Putco is third bus company to reach wage deal with striking drivers

Putco has joined two other bus companies in reaching a wage deal with striking bus drivers.

It was announced earlier on Friday that Translux and City-to-City had reached a wage agreement.

Confirming the agreement‚ Putco said its bus service had resumed at resumed at 10am on Friday.

“We can confirm that a wage agreement has been reached between the members involved in the bus strike. We are busy operating services to commuters going to Moria and other faith centres‚” said Danie Malherbe‚ senior executive for corporations and services at Putco.

He urged drivers to return to work‚ saying it was uncertain whether the message had reached all of the company’s drivers.

“We are aware that not all of our drivers know about the settlement made this morning‚ They should all know about this soon. Though some were eager to get back to work as they were seen at the depot this morning and were happy to resume services‚” Malherbe said.

He added that Putco buses would be available to transport ZCC members attending Easter services in Moria‚ Limpopo‚ and expected services to be fully functional from next week.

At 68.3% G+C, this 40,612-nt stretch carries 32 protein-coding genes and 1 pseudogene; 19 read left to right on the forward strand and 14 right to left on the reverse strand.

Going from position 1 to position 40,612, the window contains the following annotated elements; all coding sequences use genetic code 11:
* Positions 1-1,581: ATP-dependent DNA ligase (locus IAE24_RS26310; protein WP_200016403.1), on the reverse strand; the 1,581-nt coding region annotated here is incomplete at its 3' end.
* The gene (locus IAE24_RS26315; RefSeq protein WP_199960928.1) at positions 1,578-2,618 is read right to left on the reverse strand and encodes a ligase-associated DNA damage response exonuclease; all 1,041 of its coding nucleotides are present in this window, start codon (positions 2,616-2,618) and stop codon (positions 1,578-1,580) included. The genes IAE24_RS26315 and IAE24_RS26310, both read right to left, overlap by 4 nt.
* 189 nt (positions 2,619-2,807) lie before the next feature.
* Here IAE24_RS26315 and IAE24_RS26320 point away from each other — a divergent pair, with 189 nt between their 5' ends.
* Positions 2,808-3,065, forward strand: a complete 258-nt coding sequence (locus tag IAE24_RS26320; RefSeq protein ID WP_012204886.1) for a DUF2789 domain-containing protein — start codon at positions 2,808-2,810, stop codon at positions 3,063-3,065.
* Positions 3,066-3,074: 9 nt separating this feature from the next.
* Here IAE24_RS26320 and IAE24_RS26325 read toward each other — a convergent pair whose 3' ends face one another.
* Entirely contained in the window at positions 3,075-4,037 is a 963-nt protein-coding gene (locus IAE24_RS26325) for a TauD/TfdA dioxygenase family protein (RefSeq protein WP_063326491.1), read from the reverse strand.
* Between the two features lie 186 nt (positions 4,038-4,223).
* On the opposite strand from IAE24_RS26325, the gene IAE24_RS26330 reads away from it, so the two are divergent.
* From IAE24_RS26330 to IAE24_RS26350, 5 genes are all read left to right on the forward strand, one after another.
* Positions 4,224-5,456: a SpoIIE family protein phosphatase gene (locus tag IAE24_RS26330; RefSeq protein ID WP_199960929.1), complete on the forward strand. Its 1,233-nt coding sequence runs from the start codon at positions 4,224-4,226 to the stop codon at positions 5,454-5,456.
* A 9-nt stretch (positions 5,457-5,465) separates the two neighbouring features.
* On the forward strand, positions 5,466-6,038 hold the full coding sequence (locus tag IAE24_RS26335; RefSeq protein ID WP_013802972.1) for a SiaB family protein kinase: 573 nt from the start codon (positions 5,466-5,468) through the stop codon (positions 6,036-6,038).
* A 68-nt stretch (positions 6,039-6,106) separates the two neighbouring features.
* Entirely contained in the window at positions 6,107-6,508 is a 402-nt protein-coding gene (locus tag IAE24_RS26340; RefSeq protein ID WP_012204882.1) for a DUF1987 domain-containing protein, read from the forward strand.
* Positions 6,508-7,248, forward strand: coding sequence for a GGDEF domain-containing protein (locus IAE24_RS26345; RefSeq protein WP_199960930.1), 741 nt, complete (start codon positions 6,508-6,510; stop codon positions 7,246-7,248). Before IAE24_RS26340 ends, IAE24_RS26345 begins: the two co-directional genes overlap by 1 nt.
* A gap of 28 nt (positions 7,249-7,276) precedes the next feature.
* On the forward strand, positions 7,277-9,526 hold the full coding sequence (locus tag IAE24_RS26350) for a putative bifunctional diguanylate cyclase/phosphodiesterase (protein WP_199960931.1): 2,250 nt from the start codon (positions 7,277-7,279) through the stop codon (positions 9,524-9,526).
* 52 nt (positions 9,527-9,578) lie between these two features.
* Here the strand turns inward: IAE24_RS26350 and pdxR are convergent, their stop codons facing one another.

According to union sources‚ the agreement is for an 8.5 percent salary increase for all drivers.

This is below the 9% offer made by employers on Wednesday‚ and which agitated unions who called the offer a “disgrace”.

The wage agreements come as labour minister Mildred Oliphant is scheduled to meet unions to try to broker an end to the impasse in negotiations between unions and bus companies.

Oliphant was brought in as an “independent party” to mediate talks on Friday at OR Tambo international airport‚ after they “broke down” on Wednesday when negotiations became “hostile”.

The National Union of Metalworkers of South Africa (numsa)‚ the South African Transport and Allied Workers Union(Satawu)‚ and the Transport and Allied Workers Union had originally called for a 12% increase across the board.

Satawu spokesperson Zanele Sabela said that it was “unfortunate” that the Prasa-owned bus companies had undercut the wage negotiations by reaching an agreement with bosses.

“The agreement was made at shop level‚ and it still needs to be ratified by union leadership‚” she said.

Translux buses filled with passengers had already started leaving Johannesburg’s Park Station barely an hour after the agreement was made.

Numsa released a statement shortly after the agreement reiterating that only their secretary general could sign an agreement on behalf of the union.

“The National Union of Metalworkers of South Africa wishes to place it on the record that we have not signed agreements with any employers in the bus passenger sector. We only negotiate through the Bargaining Council‚” said Numsa spokesperson Phakamile Hlubi.

“However‚ we look forward to our engagement with the Minister of Labour and the employers today. We hope for a speedy resolution to the dispute‚” she said.

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